Why is the austerity movement so powerful in the US? Many people are hurting, and corporate, CEO, and finance sector gains since 2008 have been enormous. Why not expect a little more from the wealthy? Why are states from Arizona to New York going after poor Medicaid patients and schools instead? We know the economic case for austerity in a deep recession is bunk. Why its enduring appeal?
Perhaps voters have lost faith in the ability of the state to do anything competently, including redistribution. The always-insightful Elisabeth Young-Bruehl suggests as much, noting:
[Americans] have been led to believe that their well-being and their democracy depend upon the success of capitalism, with its limitless growth ideology; but this very capitalism is taking over their state. They have been promised that if America has a strong, competitive, innovative economy, the benefit of that will trickle down to all, just as Ronald Reagan promised it would. Even Barack Obama speaks this language. But it is becoming obvious that there is not going to be any trickle down. . . . [The system] is a closed loop, which is not designed to trickle anything much down to support those who are not in the loop[.]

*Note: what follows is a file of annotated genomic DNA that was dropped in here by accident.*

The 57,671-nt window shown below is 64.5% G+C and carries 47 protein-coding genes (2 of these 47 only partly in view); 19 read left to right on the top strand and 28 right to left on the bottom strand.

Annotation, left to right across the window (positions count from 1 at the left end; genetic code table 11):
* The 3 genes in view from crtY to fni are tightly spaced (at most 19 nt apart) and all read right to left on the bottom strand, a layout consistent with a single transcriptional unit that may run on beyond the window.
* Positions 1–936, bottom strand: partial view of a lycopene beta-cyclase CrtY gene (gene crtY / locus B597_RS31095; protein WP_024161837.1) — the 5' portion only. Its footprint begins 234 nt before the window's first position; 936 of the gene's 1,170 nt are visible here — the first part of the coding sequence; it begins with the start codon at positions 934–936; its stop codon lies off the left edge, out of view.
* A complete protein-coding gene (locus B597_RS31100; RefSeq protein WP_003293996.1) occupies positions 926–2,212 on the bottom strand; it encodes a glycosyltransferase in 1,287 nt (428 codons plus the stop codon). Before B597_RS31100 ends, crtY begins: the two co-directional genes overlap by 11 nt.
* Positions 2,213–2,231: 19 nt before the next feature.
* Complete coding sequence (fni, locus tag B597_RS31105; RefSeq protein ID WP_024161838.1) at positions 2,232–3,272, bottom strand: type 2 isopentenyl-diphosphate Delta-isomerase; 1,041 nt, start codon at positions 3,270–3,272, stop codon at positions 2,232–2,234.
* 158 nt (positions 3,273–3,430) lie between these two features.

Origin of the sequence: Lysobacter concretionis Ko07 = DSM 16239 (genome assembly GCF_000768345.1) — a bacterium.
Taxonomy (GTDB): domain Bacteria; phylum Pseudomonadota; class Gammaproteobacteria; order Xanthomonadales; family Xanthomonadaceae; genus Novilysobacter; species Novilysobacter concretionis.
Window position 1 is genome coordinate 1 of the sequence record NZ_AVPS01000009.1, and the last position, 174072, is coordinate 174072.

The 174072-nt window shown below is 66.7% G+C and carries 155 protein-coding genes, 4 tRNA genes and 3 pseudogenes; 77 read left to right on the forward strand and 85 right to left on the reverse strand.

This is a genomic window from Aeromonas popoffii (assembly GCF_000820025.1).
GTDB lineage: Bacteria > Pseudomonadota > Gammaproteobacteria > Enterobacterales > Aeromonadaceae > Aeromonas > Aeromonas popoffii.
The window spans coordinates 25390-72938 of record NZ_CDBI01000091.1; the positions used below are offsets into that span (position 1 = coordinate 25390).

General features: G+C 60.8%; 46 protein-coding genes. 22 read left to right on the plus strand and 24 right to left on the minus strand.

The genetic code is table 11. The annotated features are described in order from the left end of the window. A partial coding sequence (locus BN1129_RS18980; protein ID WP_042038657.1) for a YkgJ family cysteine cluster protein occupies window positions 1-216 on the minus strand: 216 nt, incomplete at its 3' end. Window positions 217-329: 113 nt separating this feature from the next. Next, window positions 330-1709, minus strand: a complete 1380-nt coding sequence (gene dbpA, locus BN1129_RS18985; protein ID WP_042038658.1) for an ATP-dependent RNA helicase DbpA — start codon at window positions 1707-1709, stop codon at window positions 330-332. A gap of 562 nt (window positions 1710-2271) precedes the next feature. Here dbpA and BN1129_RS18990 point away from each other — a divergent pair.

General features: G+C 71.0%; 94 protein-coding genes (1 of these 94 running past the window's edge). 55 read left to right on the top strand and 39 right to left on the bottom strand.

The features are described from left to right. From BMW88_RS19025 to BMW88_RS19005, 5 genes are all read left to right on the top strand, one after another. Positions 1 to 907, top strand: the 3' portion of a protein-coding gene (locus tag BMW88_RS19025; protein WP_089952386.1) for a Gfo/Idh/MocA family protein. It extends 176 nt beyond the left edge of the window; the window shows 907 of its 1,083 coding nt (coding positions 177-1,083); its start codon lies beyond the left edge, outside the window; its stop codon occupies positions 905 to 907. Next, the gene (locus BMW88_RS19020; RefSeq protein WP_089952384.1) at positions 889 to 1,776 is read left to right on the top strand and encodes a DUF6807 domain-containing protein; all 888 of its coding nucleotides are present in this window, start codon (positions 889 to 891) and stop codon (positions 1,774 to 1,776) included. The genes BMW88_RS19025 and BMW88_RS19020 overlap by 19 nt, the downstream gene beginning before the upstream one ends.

As plutonomy advances, buying power is being segregated by the very wealthy into closed circuits of spending and investment. Young-Bruehl makes a similar case about political power in a post-Citizens United world. As Martin Gilens has shown, in the US, “actual policy outcomes strongly reflect the preferences of the most affluent but bear virtually no relationship to the preferences of poor or middle income Americans.”
Yet that still leaves a puzzle. The wealthy in the US may have extraordinary influence over the political process, but they could use it in many different ways. Warren Buffett complained about being taxed less than his secretary, and Bill Gates’s father has fought for the estate tax. Progressive thinkers like Bruce Judson, Robert Reich, and David Callahan have all hoped for the rise of a conscientious superclass. At some point the marginal value of money diminishes; why not spread it around a bit?
Anxious at the Top
I think Reich, Callahan, and Judson have failed to take into account the enduring anxietes of of America’s rich. Consider two studies, and an anecdote, reflecting worry at the top of the income scale: